The two siblings from Afghanistan arrived at Amsterdam’s Schiphol Airport early in the morning. Even though they had been waiting for this moment for three years, they were scared. In the weeks prior to their departure, they had frequently asked the social workers at the shelter where they were staying in Athens if perhaps they should stay in Greece instead, which, after countless difficulties, they had finally adjusted to. They were going to school and they had made friends.
The shelter staff knew that this was a completely expected reaction on the part of the children. In the Netherlands, however, they would be reunified with family, their aunt. They would have a real chance at a better life. So the staff tried to reassure them. “You will make friends there as well, you will continue going to school, everything will be OK,” they told them. No one could have imagined how things would turn out.
At the airport, the police who received them accompanied them to a camp. The siblings knew that they might have to stay there for a day for formalities. However, when they arrived, those in charge separated them.
The girl, the officials told them, was already 18 years old. Therefore, she would have to go through a different process, and until then she would have to stay alone at the camp. The boy went to their aunt, but he was also terrified. At every opportunity, he phoned the shelter in Athens and, crying, asked for their help to be reunited with his sister.
Today, both of them are in danger of being deported back to Afghanistan. Their story is not an isolated incident – at least four other children have faced the same treatment in the last year (in Germany, the Netherlands and Norway) – posing grave child protection issues. But let’s start from the beginning.
The two siblings arrived on the eastern Aegean island of Lesvos on February 27, 2016. They were completely exhausted but relieved: After all, the first and most dangerous part of the journey, across the sea from the Turkish coast, was over.
The girl was 16 years old and the boy was 15, and it was the first time they had traveled far from their home. They had left two younger siblings and their mother back in Afghanistan. Their father had gone missing and the family had become a target. The locals had tried to recruit the boy into a paramilitary organization and to marry the daughter to one of the village’s powerful elders. The mother had refused, but she knew she didn’t have much room to maneuver.
When they started threatening her openly, the mother gathered as much money as possible and announced to her children that they had to leave. In the Netherlands, they would join her sister who had happily agreed to raise them. They would go to school there and she dreamed that both of them would study, but most importantly, they would be out of danger. As she said goodbye, she gave them her blessing. She told them to be strong and watch out for each other.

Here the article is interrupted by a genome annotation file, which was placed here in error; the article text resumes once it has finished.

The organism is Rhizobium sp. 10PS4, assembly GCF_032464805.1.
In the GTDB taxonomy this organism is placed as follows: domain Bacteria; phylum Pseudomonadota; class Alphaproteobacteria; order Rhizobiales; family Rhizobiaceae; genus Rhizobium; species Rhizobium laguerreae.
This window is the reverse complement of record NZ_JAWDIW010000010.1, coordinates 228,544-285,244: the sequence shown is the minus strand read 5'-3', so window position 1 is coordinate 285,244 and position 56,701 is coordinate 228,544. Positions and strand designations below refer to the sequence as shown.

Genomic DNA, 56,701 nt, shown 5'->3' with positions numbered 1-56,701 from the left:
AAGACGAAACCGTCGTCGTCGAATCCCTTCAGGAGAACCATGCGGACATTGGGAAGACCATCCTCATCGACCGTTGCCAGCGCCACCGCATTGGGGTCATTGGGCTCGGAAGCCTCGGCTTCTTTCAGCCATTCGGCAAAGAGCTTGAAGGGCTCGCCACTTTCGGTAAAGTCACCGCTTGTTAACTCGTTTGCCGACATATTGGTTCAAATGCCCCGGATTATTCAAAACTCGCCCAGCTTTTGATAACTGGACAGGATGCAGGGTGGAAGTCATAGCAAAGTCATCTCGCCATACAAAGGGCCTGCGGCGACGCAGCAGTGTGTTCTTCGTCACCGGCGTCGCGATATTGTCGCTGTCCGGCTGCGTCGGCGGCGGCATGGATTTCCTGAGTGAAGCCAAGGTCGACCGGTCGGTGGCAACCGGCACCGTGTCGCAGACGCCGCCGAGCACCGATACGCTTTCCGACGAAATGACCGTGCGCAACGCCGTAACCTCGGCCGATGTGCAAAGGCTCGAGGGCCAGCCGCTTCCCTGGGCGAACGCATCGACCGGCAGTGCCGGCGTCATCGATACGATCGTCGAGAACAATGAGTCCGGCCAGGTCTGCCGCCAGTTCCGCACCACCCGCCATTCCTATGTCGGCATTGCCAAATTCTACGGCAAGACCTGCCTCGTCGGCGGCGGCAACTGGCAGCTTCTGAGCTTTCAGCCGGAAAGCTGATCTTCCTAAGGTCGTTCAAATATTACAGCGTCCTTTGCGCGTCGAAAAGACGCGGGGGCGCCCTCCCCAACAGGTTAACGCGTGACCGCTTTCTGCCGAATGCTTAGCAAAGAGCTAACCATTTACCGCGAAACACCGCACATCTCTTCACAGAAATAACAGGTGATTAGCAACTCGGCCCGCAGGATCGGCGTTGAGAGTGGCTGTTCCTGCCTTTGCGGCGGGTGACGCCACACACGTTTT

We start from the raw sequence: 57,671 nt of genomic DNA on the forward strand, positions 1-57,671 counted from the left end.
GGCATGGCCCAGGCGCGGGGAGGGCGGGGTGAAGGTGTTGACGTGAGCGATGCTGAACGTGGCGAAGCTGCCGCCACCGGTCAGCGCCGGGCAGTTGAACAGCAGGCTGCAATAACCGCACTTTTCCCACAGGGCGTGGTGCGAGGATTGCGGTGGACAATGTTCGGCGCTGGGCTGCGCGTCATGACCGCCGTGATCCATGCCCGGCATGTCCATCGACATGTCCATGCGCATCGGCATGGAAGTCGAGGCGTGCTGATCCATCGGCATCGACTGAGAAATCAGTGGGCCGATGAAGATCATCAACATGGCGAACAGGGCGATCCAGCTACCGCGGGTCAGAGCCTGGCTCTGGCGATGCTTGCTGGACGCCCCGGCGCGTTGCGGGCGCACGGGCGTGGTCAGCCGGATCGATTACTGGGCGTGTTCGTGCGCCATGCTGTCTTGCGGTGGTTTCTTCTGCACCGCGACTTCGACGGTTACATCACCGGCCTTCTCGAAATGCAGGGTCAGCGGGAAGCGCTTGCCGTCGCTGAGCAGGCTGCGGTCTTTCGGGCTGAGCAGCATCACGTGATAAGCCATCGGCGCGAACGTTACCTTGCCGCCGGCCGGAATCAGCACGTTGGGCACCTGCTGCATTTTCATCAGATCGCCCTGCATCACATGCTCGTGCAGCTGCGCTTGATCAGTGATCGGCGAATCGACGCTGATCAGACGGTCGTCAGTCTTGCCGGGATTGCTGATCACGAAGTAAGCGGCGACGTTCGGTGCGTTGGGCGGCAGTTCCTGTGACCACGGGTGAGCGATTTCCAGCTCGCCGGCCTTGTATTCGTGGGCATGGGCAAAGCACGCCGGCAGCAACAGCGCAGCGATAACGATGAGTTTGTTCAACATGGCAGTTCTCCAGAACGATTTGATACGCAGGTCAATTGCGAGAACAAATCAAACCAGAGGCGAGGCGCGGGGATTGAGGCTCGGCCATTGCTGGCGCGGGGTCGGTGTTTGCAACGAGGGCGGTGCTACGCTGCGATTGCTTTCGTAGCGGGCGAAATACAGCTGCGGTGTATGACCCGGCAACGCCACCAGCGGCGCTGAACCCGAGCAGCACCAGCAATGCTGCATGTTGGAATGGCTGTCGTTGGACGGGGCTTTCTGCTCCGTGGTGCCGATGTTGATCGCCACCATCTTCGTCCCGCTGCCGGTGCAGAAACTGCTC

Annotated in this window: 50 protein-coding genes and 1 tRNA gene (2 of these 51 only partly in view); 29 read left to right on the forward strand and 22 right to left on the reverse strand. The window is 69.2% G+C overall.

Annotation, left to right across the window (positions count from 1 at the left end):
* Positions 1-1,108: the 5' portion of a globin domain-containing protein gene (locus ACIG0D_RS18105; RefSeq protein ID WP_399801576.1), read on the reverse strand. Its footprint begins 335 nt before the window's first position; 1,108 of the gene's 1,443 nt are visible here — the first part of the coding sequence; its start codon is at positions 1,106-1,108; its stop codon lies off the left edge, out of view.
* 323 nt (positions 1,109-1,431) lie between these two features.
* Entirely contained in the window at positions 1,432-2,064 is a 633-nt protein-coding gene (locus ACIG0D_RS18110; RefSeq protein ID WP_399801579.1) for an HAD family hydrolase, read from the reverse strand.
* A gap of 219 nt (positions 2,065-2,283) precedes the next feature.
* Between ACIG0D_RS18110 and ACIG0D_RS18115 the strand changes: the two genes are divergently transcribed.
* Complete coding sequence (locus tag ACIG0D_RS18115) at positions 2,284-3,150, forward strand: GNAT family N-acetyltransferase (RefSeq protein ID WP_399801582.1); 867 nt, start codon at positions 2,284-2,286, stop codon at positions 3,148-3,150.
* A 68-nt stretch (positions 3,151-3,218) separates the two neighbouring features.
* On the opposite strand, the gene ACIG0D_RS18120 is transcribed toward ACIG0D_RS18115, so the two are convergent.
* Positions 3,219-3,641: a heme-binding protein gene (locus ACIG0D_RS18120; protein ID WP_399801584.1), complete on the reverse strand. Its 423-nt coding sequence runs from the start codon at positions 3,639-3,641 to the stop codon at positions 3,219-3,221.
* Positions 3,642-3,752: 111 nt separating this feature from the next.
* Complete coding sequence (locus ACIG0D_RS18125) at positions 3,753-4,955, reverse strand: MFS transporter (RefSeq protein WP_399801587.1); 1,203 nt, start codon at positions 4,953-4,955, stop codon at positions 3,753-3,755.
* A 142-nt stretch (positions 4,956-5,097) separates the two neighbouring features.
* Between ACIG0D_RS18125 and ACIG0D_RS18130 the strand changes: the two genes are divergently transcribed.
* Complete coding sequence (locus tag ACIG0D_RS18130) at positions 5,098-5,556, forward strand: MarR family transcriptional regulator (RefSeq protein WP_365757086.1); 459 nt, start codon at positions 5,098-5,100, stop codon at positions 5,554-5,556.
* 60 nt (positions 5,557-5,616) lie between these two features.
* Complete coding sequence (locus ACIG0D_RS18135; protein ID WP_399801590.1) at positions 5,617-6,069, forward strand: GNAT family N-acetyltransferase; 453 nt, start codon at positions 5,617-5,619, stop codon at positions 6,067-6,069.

For months in Greece, they moved around various shelters. They didn’t talk to anyone nor did anyone try to talk to them or help them. At every change, they were terrified of what would become of them. Would they end up on the street? Would they be separated? Would they be sent back to Afghanistan? Luckily, after eight months, they were transferred to a shelter run by The Home Project, an NGO for unaccompanied children.
The social workers at the shelter did not know anything about them, but they saw two children suffering from post-traumatic stress disorder: They would wake up at night from nightmares, they were introverted and had difficulty in communicating.
It took time and work for them to tell their story – at least some parts (in order to protect their children, parents often don’t talk about the possible dangers). Day by day, they began to adjust.
They eventually started to like going to school, participated in all the activities at the shelter and, with their final destination in mind, the girl requested and began Dutch language lessons.
As time passed, however, the people at the shelter grew worried: Soon, the girl would be 18 and, even though the necessary documents had been sent to the Netherlands, the reunification process was being delayed.
Some feared that maybe this was deliberate (once they became adults, they would no longer be considered “vulnerable” and the process would become even more difficult). But when the official invitation and the tickets came, even though the girl had already had her 18th birthday, everyone was relieved. In their experience, nothing could go wrong now. Yet even though the girl arrived in the Netherlands by invitation, she has remained in the camp for 13 months now.
Another four youngsters are in a similar situation with respect to the 18-year cutoff. Although they meet the necessary conditions for family reunification in Northern European countries, the process is slow, with the youngsters remaining in camps and with an uncertain future.
In the case of the Afghan girl, her asylum application has been rejected twice already. Each day, she awaits the court hearing for her third asylum application. She is exhausted and scared. She knows that if her application is rejected again, she – as well as her brother, who is going to school in the Netherlands – faces the danger of being deported back to Afghanistan.
And although the siblings may look forward to being together again, they know deportation to Afghanistan means not only a violent return to a life which they risked everything to escape from, but also certain danger to their own lives, because having sought safety abroad automatically makes them “traitors.”